BACKGROUND: The "second wave" of the COVID-19 pandemic hit India from early April 2021 to June 2021. We describe the clinical features, treatment trends, and baseline laboratory parameters of a cohort of patients with SARS-CoV-2 infection and their association with the outcome. METHODS: This was a retrospective cohort study. Multivariate logistic regression models were fitted to identify clinical and biochemical predictors of developing hypoxia, deterioration during the hospital stay, and death. RESULTS: A total of 2080 patients were included. The case fatality rate was 19.5%. Among the survivors, the median duration of hospital stay was 8 (5-11) days. Out of 853 (42.3%%) of patients who had COVID-19 acute respiratory distress syndrome at presentation, 340 (39.9%) died. Patients aged >45 years had higher odds of death as compared to the 18-44 years age group. Vaccination reduced the odds of death by 40% (odds ratio [OR] [95% confidence interval [CI]]: 0.6 [0.4-0.9], P = 0.032). Patients with hyper inflammation at baseline as suggested by leukocytosis (OR [95% CI]: 2.1 [1.5-3.1], P < 0.001), raised d-dimer >500 mg/dL (OR [95% CI]: 3.2 [2.2-4.7], P < 0.001), and raised C-reactive peptide >0.5 mg/L (OR [95% CI]: 3.7 [2.2-13], P = 0.037) had higher odds of death. Patients who were admitted in the 2nd week had lower odds and those admitted in the 3rd week had higher odds of death. CONCLUSION: This study shows that vaccination status and early admission during the inflammatory phase can change the course of illness of these patients. Improving vaccination rates and early admission of patients with moderate and severe COVID-19 can improve the outcomes.

12.
Indian J Surg Oncol ; 12(Suppl 2): 294-300, 2021 Dec.
Article in English | MEDLINE | ID: covidwho-1568402

ABSTRACT

COVID pandemic has impacted cancer care delivery and cancer surgical services globally. There is an urgent need to study the extent of the impact of COVID on cancer surgery and individual institutional response and strategies adopted to counter the adverse impact. A review of administrative and clinical policy changes adopted at the tertiary cancer center to combat COVID pandemic and resume cancer surgical services were performed. A retrospective comparative analysis of cancer out-patient census during COVID pandemic affected year and the preceding normal year along with cancer surgery data audit for the same periods was performed to assess the impact of the pandemic on cancer surgery. In addition, COVID infection rates among cancer surgery patients and healthcare workers were evaluated. There was approximately a 50% reduction in cancer outpatient registrations during COVID pandemic affected year. A trend of increasing footfalls was noted with decreasing COVID intensity and opening of lockdowns. There was a 33% reduction in major elective surgery and a 41% reduction in emergency surgery performed during the COVID period. As far as cancer surgeries are concerned, there was a 12-50% reduction in volumes involving different subsites. Overall COVID positivity rates among cancer surgery patients was low (8.17%), and approximately 30% of healthcare workers involved in cancer surgery were tested positive for COVID during the study period. Results of the current study indicate a significant impact of COVID pandemic on cancer surgical services. There was a significant impact on outpatient visits and cancer surgery volumes. However, a multidisciplinary-coordinated team approach, effective administrative and policy implementation, adoption of revised surgical safety and anesthesia protocols, COVID screening, and testing protocols facilitated resumption of cancer surgical services without adverse impact on surgical outcomes.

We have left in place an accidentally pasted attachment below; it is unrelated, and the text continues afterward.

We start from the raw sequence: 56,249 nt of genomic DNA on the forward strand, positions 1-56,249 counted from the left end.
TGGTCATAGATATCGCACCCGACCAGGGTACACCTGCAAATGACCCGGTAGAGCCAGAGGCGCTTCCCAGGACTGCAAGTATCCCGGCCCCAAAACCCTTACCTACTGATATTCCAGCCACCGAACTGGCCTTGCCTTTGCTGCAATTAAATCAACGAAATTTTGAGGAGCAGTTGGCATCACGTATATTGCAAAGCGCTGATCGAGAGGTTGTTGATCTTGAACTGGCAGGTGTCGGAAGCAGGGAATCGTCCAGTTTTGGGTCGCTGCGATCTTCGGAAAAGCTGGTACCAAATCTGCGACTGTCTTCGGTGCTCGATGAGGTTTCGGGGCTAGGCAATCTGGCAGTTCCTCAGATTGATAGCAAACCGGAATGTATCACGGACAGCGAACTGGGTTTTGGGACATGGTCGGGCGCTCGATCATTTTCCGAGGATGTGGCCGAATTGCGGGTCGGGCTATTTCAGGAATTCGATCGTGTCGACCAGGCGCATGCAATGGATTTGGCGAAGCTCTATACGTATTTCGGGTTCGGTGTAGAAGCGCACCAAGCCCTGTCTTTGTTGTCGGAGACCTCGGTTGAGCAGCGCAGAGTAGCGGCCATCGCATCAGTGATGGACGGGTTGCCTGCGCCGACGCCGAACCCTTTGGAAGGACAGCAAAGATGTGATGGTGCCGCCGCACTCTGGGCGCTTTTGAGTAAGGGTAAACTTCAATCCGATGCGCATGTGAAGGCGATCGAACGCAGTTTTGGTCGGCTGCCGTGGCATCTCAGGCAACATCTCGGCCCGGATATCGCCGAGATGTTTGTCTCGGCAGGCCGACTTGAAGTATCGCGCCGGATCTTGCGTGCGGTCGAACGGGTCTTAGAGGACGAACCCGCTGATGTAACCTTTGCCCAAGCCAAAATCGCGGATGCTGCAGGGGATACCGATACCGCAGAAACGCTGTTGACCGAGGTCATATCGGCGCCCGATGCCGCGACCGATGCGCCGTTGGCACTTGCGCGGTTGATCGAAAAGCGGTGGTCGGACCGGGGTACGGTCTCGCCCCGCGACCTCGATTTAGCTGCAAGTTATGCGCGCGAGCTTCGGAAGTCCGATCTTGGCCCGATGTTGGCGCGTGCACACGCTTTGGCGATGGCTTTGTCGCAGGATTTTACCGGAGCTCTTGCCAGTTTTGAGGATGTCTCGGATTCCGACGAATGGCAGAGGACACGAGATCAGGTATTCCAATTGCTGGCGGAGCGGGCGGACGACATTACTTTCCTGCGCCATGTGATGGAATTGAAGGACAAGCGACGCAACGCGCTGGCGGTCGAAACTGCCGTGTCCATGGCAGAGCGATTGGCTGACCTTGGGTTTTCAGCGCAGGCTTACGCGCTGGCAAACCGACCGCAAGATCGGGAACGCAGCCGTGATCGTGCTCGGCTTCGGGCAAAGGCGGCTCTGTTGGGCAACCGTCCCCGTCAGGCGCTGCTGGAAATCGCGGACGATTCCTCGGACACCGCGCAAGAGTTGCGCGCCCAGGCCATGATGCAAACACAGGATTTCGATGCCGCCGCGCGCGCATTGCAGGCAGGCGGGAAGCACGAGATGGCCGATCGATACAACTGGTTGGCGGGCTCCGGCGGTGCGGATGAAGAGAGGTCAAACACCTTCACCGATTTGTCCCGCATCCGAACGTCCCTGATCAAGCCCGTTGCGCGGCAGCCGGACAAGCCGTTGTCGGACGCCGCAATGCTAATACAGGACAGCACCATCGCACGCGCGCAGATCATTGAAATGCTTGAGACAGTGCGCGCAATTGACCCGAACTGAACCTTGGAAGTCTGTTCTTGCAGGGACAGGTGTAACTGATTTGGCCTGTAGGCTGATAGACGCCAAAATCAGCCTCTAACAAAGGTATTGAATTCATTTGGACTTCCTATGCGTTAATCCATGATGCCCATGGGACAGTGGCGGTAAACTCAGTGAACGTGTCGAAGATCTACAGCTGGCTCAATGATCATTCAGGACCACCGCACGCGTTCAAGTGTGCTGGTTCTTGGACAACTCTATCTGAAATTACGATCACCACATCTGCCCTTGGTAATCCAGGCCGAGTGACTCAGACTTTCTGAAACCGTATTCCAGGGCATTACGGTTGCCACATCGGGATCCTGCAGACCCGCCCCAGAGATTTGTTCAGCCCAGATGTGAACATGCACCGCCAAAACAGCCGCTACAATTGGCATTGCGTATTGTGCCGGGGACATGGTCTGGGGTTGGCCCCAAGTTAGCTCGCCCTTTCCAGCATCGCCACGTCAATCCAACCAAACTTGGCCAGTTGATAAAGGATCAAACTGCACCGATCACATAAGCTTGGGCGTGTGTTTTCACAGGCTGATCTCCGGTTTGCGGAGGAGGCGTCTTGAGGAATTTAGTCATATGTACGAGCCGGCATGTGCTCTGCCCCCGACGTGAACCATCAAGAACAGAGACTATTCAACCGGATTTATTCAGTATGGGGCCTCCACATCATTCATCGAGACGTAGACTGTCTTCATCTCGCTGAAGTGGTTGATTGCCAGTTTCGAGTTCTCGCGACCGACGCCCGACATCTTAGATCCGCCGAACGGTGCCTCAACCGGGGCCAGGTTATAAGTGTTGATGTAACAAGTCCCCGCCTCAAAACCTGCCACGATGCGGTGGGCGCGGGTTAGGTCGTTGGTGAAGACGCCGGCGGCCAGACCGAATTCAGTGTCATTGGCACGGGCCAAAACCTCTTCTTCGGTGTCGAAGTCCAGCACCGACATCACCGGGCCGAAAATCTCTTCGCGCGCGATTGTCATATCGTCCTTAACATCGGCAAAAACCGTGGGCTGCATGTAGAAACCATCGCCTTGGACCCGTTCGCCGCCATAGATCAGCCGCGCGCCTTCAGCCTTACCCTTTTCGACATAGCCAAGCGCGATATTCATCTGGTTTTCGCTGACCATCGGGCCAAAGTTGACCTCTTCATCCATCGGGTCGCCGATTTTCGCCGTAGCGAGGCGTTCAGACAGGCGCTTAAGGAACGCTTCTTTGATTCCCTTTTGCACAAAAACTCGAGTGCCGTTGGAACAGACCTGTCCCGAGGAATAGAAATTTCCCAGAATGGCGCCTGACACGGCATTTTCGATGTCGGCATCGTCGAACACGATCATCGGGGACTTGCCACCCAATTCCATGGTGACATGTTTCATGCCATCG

13.
2021.
Preprint in English | Other preprints | ID: ppcovidwho-295883

ABSTRACT